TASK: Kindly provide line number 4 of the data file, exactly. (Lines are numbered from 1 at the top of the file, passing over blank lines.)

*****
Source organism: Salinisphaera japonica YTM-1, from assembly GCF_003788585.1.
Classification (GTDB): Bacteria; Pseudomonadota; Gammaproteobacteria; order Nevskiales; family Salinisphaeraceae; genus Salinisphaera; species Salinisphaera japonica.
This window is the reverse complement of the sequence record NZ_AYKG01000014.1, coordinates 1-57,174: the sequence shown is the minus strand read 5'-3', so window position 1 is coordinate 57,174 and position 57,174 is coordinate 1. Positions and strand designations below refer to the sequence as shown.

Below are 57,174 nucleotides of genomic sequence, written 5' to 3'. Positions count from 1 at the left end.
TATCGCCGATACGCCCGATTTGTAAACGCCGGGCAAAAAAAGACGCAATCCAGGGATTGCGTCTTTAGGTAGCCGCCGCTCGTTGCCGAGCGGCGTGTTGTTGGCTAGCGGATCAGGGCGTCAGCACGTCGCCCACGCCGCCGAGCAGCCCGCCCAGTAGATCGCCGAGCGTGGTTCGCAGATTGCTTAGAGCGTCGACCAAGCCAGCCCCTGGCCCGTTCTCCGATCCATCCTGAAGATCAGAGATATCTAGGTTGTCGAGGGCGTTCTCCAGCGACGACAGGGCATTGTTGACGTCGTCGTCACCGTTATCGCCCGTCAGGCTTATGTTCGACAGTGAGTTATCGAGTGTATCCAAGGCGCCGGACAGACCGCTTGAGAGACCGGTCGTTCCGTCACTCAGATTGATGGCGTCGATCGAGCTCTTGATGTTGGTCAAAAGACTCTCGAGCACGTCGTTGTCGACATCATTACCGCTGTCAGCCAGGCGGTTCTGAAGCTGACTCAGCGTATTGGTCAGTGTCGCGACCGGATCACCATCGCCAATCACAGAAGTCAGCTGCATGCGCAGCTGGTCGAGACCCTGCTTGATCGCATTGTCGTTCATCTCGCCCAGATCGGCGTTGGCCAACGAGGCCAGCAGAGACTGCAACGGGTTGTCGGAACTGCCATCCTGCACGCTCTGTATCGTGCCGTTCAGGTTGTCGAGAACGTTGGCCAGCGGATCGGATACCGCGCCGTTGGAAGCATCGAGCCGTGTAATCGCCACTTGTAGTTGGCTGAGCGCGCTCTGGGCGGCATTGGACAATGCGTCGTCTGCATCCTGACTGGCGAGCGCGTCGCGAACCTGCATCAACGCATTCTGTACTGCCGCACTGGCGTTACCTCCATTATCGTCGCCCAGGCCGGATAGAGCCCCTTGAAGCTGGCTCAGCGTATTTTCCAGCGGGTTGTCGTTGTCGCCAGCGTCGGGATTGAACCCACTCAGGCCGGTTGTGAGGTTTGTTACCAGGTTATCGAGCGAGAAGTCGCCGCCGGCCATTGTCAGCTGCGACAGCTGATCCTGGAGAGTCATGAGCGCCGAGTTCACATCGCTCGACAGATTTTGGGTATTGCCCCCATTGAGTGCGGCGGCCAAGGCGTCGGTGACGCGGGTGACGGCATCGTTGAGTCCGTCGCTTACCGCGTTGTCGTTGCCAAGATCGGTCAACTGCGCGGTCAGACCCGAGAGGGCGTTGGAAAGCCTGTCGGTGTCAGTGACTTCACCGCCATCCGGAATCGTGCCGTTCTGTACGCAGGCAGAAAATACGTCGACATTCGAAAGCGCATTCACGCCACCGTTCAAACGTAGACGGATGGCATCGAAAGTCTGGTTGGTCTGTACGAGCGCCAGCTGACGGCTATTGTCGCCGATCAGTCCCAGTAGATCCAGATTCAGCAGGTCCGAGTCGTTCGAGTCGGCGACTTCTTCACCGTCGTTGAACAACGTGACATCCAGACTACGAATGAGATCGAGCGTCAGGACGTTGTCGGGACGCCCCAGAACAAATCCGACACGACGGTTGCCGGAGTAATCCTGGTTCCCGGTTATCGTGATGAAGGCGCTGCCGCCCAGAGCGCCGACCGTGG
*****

Below are 57,174 nucleotides of genomic sequence, written 5' to 3'. Positions count from 1 at the left end.